Feb. 14, 2022 — People can make fishing part of their Presidents' Day Weekend plans. Everyone can fish, clam and crab for free in Oregon on Saturday and Sunday, Feb. 19 and 20.
No fishing/shellfish licenses or tags (including a Combined Angling Tag or Columbia River Basin Endorsement or Two-Rod Validation) are required those two days. Both Oregon residents and nonresidents can fish, clam and crab for free.
All other fishing regulations apply, including closures, bag limits and size restrictions. See the Oregon Sport Fishing Regulations (www.eregulations.com/oregon/20orfw/) for rules and remember to check for any in season regulation changes, especially for salmon and steelhead fishing, at myodfw.com/recreation-report/fishing-report/. People can also check the Recreation Report for the best fishing opportunities this time of year at myodfw.com/recreation-report.
For beginners, “Easy Angling Oregon” is a great guide to getting started fishing in Oregon and can be accessed through myodfw.com/EAO.
For people who live near Portland, Bend, Medford, Roseburg or in Lane County, there are lots of nearby options.
Trout fishing can be a great choice for beginners and stocking is picking up. If conditions permit, ice fishing offers a unique experience — make sure the ice is safe and take other precautions for a good experience.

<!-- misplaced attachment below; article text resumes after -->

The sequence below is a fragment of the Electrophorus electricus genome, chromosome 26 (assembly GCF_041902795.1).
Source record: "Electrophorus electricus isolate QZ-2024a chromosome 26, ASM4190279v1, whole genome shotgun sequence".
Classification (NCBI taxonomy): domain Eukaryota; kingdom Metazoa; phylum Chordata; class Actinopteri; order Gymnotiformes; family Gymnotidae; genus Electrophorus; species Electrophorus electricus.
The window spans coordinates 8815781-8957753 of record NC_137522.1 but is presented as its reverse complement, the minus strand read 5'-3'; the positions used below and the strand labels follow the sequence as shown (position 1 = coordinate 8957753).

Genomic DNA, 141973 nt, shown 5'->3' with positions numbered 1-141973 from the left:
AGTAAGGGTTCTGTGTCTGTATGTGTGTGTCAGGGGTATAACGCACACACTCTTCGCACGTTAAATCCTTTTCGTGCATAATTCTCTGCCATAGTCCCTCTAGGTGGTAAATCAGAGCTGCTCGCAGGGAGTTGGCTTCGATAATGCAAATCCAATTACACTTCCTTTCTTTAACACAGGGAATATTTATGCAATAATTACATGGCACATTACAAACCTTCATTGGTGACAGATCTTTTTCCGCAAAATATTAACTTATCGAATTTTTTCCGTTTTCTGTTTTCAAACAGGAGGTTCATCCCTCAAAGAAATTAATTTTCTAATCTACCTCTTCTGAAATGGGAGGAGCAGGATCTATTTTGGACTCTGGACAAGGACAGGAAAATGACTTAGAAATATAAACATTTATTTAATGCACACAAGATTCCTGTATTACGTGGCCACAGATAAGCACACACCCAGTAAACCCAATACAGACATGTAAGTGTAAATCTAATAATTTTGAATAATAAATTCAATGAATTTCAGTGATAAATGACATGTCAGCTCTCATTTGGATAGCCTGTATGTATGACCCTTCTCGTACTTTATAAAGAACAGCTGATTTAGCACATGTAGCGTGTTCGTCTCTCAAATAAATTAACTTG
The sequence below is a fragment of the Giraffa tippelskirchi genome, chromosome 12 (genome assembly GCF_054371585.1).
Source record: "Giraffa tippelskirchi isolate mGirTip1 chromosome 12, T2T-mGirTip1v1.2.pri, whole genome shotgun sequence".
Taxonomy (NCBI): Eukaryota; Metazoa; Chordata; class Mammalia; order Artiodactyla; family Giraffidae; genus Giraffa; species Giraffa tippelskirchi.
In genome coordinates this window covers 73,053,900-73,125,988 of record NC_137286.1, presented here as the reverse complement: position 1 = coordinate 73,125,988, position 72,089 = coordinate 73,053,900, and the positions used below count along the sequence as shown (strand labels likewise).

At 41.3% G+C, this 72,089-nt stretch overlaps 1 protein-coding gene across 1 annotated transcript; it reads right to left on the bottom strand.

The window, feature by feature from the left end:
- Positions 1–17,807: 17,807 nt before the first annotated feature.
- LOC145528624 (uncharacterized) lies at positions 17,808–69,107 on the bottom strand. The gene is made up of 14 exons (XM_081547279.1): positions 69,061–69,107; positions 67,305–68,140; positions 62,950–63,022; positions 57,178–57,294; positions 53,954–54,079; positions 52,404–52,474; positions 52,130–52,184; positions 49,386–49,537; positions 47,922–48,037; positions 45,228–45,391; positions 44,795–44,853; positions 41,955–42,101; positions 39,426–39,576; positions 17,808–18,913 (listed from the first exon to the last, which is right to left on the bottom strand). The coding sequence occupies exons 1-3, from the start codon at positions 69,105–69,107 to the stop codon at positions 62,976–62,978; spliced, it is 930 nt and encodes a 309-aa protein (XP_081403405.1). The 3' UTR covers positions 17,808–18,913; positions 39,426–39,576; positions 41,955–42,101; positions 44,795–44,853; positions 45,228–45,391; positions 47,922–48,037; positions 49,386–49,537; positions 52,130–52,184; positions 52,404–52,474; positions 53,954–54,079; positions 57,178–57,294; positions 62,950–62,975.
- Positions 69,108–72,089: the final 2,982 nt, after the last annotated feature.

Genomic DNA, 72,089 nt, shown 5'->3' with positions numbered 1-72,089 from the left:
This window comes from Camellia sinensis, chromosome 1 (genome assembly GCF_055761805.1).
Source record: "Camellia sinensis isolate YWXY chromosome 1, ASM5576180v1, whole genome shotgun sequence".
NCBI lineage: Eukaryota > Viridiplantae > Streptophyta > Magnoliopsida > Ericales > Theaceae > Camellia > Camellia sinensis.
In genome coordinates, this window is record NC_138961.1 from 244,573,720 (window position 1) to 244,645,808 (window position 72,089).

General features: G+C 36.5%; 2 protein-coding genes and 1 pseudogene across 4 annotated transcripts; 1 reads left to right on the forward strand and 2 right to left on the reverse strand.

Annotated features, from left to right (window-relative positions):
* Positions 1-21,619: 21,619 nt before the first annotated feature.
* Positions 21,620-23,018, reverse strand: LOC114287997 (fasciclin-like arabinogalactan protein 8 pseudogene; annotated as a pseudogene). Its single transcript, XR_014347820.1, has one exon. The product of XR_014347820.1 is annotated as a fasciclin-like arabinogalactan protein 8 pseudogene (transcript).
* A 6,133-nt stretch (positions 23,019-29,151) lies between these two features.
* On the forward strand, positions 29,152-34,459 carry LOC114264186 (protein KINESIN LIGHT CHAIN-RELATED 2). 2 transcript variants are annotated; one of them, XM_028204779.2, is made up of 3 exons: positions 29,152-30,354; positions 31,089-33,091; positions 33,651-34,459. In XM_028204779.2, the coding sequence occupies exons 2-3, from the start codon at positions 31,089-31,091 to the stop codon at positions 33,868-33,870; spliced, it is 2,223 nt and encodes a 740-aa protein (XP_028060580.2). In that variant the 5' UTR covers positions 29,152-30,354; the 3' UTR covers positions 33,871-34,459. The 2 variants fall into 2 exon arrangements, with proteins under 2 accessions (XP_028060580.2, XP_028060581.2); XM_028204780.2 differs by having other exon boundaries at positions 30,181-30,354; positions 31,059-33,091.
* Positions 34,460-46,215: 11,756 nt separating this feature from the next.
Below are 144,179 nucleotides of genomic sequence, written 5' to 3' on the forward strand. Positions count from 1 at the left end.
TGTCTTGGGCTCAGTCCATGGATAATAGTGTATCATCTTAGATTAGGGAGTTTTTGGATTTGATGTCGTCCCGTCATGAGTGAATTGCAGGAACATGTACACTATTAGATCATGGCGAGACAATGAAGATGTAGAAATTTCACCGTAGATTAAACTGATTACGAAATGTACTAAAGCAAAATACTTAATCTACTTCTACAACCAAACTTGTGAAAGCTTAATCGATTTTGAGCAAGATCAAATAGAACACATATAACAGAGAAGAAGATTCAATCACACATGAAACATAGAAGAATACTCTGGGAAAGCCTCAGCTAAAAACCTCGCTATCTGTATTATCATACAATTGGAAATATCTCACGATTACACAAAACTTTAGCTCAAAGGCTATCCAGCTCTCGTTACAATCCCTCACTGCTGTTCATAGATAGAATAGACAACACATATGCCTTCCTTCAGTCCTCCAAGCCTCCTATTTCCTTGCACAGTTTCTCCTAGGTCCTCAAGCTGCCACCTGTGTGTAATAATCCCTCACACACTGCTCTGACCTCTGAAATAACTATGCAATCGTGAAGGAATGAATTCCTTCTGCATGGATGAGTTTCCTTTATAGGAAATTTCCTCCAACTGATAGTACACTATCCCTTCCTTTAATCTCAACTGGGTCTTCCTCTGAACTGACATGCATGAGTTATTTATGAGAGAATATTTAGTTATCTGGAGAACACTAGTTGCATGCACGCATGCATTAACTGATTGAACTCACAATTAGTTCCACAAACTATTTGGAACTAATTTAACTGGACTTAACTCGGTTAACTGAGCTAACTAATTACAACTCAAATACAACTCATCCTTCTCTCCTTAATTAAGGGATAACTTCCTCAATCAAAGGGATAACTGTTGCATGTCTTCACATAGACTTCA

The winter steelhead run usually peaks in mid-February, so it's a good time of year for existing steelhead anglers to take a friend or family member with them to give it a try. This fishing isn't hard, especially if someone is showing you how.
Bottom fishing could also be good if ocean conditions allow for boats to get out during Presidents' Day Weekend.
Prefer to crab or clam instead? MyODFW.com has all the information you need to get started clamming or crabbing. Remember to check ocean conditions and take safety precautions: always clam with a friend and never turn your back on the ocean.
Currently, crabbing is open in bays, beaches, estuaries, tide pools, piers and jetties along the entire Oregon coast and in the ocean. With the dry weather, crab are moving back into the estuaries so crabbing could be good.
Razor clamming is currently closed from Cape Blanco, north of Port Orford, to the California border because domoic acid toxin levels are above the closure limit.
The Oregon Department of Agriculture regularly tests shellfish and closes areas when naturally occurring biotoxins get to levels that make crabs and clams unsafe to eat. Always call the ODA Shellfish safety hotline at 800-448-2474 or check their Shellfish page (www.oregon.gov/oda/programs/foodsafety/shellfish/pages/shellfishclosures.aspx) before you go out.
For more information, go to myodfw.com.